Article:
I have issues with tinctures because I cannot metabolize alcohol, so even a few drops of tincture of any kind, can make me a little high.  However, its a very effective way to preserve the medicinal value of plants.  That being said, I’ve begun to realize how strong you really have to make tinctures to make them effective.  My first tincture was a dandelion tincture.  Looking back on it, i realize I did not make it strong enough at all.  According to Green’s book, for fresh plant material you take the amount of material you have in grams and multiply that number by two and that is how many mL of ethanol you have to use.  So for example, I brought home a large amount of California Poppy from the garden I volunteer at, and I put aside about 70 grams of it for the tincture.  This mean I needed 140 mL of ethanol.  When I put those amounts in the blender, the plant material reached to the top of the blender while the alcohol barely filled in the bottom of the blender jar.  I had to blend and push down the plant material until it was all very well compacted.  Another way to do it is to fill a jar to the top and very packed with your plant material and then fill the rest with ethanol.  Blending it is better because you expose much more surface area of your plant material to the ethanol and so extract more medicinal value from it.  If you don’t have a blender you can just chop it as fine as possible.  California poppy is related to the infamous Opium Poppy, and while it can have many of the same effects on the human body, it has none of the negative effects so its a very interesting alternative to pharmaceutical analgesics.  I made the tincture the other day and have the jar tightly capped sitting on top of my fridge.  That way I see it every day and remember to shake it.  I have to keep it like that soaking for 2 weeks and then i can strain it and try it.  I’ll let you know how it works!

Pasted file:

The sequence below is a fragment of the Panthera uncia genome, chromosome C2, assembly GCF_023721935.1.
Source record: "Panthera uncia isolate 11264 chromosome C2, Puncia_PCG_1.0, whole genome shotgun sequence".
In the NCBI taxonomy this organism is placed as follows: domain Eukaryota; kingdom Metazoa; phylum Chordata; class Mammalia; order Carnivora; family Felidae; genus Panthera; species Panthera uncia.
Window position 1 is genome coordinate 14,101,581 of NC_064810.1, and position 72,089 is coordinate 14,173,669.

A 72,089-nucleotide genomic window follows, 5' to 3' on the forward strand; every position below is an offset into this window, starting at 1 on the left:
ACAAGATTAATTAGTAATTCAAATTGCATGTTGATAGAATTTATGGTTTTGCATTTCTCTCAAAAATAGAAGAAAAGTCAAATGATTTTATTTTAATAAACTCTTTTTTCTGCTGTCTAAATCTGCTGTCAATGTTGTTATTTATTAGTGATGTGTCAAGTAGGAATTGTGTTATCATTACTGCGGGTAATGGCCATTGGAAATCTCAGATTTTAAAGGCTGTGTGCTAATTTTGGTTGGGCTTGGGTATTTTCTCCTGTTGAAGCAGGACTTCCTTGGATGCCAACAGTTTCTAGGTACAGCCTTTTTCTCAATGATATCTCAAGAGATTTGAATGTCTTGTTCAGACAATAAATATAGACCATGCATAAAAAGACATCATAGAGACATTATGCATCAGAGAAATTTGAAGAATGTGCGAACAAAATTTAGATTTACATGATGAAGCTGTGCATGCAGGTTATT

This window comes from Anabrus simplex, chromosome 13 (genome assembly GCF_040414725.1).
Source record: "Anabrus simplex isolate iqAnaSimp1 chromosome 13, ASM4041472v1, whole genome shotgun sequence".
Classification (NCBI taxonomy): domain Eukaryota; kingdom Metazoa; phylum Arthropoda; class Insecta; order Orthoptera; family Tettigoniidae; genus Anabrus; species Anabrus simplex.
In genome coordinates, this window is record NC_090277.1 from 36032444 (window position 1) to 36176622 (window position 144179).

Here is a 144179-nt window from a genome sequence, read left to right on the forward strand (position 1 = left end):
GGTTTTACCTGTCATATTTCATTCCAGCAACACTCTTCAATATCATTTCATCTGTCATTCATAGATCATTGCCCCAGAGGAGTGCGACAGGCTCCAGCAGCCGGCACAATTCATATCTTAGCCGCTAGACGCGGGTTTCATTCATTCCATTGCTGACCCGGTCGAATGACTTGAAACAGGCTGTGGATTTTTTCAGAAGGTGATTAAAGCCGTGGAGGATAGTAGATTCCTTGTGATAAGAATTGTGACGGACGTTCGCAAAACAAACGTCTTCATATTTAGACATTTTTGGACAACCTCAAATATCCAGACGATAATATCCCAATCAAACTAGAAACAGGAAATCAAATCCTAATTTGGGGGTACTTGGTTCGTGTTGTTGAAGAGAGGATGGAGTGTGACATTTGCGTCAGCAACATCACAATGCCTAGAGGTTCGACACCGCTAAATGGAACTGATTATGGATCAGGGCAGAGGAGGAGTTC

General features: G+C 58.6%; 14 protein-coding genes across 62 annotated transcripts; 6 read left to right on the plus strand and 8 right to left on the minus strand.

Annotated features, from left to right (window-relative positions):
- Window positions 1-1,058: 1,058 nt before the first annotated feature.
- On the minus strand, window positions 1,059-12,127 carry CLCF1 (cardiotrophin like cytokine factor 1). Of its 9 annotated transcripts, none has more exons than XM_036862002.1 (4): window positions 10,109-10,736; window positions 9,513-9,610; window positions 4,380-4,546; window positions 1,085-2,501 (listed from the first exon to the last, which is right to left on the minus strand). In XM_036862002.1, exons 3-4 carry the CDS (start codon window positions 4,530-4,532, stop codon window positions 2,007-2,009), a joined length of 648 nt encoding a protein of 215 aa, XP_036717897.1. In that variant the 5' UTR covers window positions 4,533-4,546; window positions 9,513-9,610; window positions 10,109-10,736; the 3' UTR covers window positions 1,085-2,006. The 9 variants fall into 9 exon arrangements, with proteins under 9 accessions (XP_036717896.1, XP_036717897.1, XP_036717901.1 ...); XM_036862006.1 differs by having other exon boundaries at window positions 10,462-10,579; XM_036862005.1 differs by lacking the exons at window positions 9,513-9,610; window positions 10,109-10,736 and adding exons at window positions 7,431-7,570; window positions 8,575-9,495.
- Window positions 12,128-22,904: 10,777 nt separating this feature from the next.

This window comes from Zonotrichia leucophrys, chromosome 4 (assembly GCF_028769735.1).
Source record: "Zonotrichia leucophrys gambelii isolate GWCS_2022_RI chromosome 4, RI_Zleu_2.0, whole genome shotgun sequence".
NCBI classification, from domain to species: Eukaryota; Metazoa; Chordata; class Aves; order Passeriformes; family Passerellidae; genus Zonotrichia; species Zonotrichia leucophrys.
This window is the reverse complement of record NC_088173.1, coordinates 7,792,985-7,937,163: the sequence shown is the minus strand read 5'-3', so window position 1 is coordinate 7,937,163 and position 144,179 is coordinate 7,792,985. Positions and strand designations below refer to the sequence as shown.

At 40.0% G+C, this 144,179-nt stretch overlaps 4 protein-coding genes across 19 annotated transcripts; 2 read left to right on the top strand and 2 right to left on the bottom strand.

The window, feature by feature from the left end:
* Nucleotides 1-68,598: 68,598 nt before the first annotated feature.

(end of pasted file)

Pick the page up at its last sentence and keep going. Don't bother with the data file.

Yarrow Surprise!